I was surprised that no students approached Otellini to introduce themselves. This is the same behavior I saw at my first Dean’s Speaker Series event, in September 2012, when Lyons interviewed Randall Stephenson, the CEO of AT&T. There were students standing about 10 feet away from Otellini, in a large circle, but not a single student walked into the empty space to say hello. That made it easy for me to say hello to Mr. Otellini, who I have met and spoken with before, in 2008, at the Intel Capital CEO Summit [renamed the Intel Capital Global Summit] in San Francisco.

Haas School of Business Dean Rich Lyons and Intel CEO Paul Otellini, October 3, 2012 at University of California Berkeley. Photo by Kevin Warnock.

Haas School of Business Dean Rich Lyons and Intel CEO Paul Otellini, October 3, 2012 at University of California Berkeley. Photo by Kevin Warnock.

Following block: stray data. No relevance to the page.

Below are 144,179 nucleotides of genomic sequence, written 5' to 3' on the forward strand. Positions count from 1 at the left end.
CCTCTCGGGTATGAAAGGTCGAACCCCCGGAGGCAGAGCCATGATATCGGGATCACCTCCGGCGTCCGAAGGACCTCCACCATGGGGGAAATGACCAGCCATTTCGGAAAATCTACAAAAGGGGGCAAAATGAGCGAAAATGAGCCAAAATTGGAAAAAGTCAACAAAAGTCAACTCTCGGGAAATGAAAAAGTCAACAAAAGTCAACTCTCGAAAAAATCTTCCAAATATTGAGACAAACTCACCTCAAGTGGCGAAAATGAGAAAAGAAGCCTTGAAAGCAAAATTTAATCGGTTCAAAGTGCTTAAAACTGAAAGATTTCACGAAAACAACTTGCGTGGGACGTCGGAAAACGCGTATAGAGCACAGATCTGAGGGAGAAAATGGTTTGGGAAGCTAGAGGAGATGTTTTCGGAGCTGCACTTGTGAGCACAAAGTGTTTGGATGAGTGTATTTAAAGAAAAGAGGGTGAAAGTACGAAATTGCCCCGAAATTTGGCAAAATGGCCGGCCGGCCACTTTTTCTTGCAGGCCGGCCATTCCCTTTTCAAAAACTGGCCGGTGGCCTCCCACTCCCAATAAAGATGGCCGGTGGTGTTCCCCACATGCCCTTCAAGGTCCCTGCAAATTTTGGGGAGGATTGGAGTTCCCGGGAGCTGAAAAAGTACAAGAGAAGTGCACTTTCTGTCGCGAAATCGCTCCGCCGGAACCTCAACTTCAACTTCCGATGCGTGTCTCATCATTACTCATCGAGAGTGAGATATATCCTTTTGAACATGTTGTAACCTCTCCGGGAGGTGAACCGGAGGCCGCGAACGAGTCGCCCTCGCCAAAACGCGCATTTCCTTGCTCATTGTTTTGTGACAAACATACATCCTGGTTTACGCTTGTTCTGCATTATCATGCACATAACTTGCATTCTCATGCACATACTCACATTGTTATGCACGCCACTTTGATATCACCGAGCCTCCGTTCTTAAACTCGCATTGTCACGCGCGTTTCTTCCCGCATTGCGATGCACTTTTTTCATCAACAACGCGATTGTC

I like Intel. Their venture capital division Intel Capital was very nice to my company Silveroffice, Inc. by making it an Intel Capital Portfolio Company. Intel Capital invites me as their guest to Intel’s annual Intel Developer Forum, at which I get a new Intel Developer Forum branded laptop bag or backpack, which I use every time I leave my home with my Intel powered laptop. I hope to be appointed a judge for the Intel Global Challenge, a role I would be great at since I was a judge for the Berkeley Startup Competition for eight years through 2011. My application is pending, so please wish me luck! I love judging startup competitions, and so far I have judged four different competitions at University of California Berkeley.